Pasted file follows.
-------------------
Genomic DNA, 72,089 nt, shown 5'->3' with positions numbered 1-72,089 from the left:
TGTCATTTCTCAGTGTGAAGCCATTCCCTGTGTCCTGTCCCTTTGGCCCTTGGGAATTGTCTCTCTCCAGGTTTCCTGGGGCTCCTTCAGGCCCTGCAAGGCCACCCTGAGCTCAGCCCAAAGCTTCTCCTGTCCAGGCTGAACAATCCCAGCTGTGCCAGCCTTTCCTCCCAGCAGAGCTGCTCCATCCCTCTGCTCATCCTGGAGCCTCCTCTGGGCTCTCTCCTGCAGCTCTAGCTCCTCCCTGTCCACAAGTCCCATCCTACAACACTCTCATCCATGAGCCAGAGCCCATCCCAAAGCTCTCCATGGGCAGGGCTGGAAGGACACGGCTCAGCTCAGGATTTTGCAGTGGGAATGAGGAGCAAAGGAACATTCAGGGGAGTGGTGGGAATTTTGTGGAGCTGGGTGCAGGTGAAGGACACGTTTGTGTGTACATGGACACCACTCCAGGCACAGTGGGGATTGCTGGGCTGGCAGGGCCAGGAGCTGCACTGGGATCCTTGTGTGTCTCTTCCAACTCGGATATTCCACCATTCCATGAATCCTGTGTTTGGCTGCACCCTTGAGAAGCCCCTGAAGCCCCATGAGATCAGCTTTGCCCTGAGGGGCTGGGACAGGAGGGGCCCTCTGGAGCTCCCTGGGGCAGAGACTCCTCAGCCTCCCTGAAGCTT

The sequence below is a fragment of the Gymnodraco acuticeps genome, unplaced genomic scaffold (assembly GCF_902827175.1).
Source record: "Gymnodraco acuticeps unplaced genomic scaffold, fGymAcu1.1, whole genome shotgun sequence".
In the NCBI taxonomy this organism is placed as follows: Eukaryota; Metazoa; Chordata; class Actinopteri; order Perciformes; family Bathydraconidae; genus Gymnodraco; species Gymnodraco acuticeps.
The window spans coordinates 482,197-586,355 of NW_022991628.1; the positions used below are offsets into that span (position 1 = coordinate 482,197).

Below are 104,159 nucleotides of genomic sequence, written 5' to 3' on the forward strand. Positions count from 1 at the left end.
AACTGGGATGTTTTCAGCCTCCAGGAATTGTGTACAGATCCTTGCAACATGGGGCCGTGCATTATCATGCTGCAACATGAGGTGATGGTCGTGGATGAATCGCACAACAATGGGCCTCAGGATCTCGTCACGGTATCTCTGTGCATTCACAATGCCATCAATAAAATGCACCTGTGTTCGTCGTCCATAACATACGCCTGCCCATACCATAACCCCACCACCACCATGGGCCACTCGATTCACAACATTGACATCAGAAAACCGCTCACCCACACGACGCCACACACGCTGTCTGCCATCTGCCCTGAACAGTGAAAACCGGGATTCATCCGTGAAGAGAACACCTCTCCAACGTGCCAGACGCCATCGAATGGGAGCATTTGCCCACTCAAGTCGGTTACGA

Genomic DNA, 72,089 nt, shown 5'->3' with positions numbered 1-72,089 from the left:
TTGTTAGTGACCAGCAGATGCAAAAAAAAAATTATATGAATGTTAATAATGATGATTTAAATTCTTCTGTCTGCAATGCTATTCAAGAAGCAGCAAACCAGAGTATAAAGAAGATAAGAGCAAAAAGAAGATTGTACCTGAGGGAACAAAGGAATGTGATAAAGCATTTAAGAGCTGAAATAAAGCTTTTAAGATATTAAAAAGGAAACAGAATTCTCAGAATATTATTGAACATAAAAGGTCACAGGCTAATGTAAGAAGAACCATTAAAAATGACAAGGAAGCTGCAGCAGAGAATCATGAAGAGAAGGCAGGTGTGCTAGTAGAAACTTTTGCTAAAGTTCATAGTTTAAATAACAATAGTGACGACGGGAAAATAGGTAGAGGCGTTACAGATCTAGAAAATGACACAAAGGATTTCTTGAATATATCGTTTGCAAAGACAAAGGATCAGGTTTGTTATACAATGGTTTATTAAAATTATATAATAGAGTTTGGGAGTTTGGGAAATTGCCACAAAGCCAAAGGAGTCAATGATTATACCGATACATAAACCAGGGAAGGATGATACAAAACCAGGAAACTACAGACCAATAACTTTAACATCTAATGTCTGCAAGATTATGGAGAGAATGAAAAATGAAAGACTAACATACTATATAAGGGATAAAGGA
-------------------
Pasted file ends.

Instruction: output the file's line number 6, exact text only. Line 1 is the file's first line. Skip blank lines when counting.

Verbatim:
The window spans coordinates 482,197-586,355 of NW_022991628.1; the positions used below are offsets into that span (position 1 = coordinate 482,197).